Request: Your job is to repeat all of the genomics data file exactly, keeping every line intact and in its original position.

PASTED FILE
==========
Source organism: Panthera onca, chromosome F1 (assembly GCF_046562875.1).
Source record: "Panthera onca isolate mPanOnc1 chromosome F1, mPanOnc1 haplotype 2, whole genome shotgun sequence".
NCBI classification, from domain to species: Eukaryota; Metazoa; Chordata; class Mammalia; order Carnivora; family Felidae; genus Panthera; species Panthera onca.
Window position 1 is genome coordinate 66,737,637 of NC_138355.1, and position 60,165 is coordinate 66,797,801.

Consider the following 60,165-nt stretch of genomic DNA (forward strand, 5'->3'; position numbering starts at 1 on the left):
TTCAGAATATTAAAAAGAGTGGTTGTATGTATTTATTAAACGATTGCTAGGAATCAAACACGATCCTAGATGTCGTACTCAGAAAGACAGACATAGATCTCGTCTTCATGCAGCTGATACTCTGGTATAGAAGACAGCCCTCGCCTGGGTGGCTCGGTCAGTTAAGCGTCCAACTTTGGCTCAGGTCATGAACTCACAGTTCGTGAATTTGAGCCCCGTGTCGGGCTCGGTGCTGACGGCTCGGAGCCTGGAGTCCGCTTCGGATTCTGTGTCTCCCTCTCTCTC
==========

Source organism: Panthera onca, chromosome F1 (assembly GCF_046562875.1).
Source record: "Panthera onca isolate mPanOnc1 chromosome F1, mPanOnc1 haplotype 2, whole genome shotgun sequence".
NCBI classification, from domain to species: Eukaryota; Metazoa; Chordata; class Mammalia; order Carnivora; family Felidae; genus Panthera; species Panthera onca.
Window position 1 is genome coordinate 66,737,637 of NC_138355.1, and position 60,165 is coordinate 66,797,801.

Consider the following 60,165-nt stretch of genomic DNA (forward strand, 5'->3'; position numbering starts at 1 on the left):
TTCAGAATATTAAAAAGAGTGGTTGTATGTATTTATTAAACGATTGCTAGGAATCAAACACGATCCTAGATGTCGTACTCAGAAAGACAGACATAGATCTCGTCTTCATGCAGCTGATACTCTGGTATAGAAGACAGCCCTCGCCTGGGTGGCTCGGTCAGTTAAGCGTCCAACTTTGGCTCAGGTCATGAACTCACAGTTCGTGAATTTGAGCCCCGTGTCGGGCTCGGTGCTGACGGCTCGGAGCCTGGAGTCCGCTTCGGATTCTGTGTCTCCCTCTCTCTC